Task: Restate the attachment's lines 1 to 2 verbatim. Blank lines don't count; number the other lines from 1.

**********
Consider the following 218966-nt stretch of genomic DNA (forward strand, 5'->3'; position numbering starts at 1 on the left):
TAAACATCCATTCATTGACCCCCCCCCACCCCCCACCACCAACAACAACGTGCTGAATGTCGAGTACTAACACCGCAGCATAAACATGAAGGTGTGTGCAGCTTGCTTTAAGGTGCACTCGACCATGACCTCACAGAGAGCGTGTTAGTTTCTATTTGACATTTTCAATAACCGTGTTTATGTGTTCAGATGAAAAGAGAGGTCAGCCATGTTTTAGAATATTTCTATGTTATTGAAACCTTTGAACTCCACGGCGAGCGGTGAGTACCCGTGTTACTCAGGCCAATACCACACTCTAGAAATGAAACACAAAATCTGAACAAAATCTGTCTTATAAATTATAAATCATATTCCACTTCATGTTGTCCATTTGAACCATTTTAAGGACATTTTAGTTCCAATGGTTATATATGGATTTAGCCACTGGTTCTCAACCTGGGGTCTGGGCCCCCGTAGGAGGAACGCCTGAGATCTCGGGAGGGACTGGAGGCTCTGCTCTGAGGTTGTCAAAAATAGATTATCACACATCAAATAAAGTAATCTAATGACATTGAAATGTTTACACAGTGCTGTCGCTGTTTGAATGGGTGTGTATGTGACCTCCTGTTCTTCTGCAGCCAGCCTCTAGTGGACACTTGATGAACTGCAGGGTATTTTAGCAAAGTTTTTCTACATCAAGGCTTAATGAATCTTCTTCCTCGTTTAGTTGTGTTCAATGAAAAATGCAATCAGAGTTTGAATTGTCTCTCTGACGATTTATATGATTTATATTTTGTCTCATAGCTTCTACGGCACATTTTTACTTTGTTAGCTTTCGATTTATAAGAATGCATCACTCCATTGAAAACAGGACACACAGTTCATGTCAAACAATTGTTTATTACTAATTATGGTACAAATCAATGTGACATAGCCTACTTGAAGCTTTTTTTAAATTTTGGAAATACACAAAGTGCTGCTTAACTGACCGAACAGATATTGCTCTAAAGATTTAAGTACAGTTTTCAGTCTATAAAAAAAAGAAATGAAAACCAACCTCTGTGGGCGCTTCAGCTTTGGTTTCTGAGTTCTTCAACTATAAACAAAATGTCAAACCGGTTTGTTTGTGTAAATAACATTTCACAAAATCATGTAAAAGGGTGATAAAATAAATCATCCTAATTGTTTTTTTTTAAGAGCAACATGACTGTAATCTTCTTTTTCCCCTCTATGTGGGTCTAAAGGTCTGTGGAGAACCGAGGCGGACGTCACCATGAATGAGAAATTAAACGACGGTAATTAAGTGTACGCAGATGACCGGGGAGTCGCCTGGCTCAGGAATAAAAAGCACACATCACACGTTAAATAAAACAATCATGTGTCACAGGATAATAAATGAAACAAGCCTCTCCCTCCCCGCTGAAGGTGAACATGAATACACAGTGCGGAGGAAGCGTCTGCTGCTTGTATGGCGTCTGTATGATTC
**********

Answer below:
Consider the following 218966-nt stretch of genomic DNA (forward strand, 5'->3'; position numbering starts at 1 on the left):
TAAACATCCATTCATTGACCCCCCCCCACCCCCCACCACCAACAACAACGTGCTGAATGTCGAGTACTAACACCGCAGCATAAACATGAAGGTGTGTGCAGCTTGCTTTAAGGTGCACTCGACCATGACCTCACAGAGAGCGTGTTAGTTTCTATTTGACATTTTCAATAACCGTGTTTATGTGTTCAGATGAAAAGAGAGGTCAGCCATGTTTTAGAATATTTCTATGTTATTGAAACCTTTGAACTCCACGGCGAGCGGTGAGTACCCGTGTTACTCAGGCCAATACCACACTCTAGAAATGAAACACAAAATCTGAACAAAATCTGTCTTATAAATTATAAATCATATTCCACTTCATGTTGTCCATTTGAACCATTTTAAGGACATTTTAGTTCCAATGGTTATATATGGATTTAGCCACTGGTTCTCAACCTGGGGTCTGGGCCCCCGTAGGAGGAACGCCTGAGATCTCGGGAGGGACTGGAGGCTCTGCTCTGAGGTTGTCAAAAATAGATTATCACACATCAAATAAAGTAATCTAATGACATTGAAATGTTTACACAGTGCTGTCGCTGTTTGAATGGGTGTGTATGTGACCTCCTGTTCTTCTGCAGCCAGCCTCTAGTGGACACTTGATGAACTGCAGGGTATTTTAGCAAAGTTTTTCTACATCAAGGCTTAATGAATCTTCTTCCTCGTTTAGTTGTGTTCAATGAAAAATGCAATCAGAGTTTGAATTGTCTCTCTGACGATTTATATGATTTATATTTTGTCTCATAGCTTCTACGGCACATTTTTACTTTGTTAGCTTTCGATTTATAAGAATGCATCACTCCATTGAAAACAGGACACACAGTTCATGTCAAACAATTGTTTATTACTAATTATGGTACAAATCAATGTGACATAGCCTACTTGAAGCTTTTTTTAAATTTTGGAAATACACAAAGTGCTGCTTAACTGACCGAACAGATATTGCTCTAAAGATTTAAGTACAGTTTTCAGTCTATAAAAAAAAGAAATGAAAACCAACCTCTGTGGGCGCTTCAGCTTTGGTTTCTGAGTTCTTCAACTATAAACAAAATGTCAAACCGGTTTGTTTGTGTAAATAACATTTCACAAAATCATGTAAAAGGGTGATAAAATAAATCATCCTAATTGTTTTTTTTTAAGAGCAACATGACTGTAATCTTCTTTTTCCCCTCTATGTGGGTCTAAAGGTCTGTGGAGAACCGAGGCGGACGTCACCATGAATGAGAAATTAAACGACGGTAATTAAGTGTACGCAGATGACCGGGGAGTCGCCTGGCTCAGGAATAAAAAGCACACATCACACGTTAAATAAAACAATCATGTGTCACAGGATAATAAATGAAACAAGCCTCTCCCTCCCCGCTGAAGGTGAACATGAATACACAGTGCGGAGGAAGCGTCTGCTGCTTGTATGGCGTCTGTATGATTC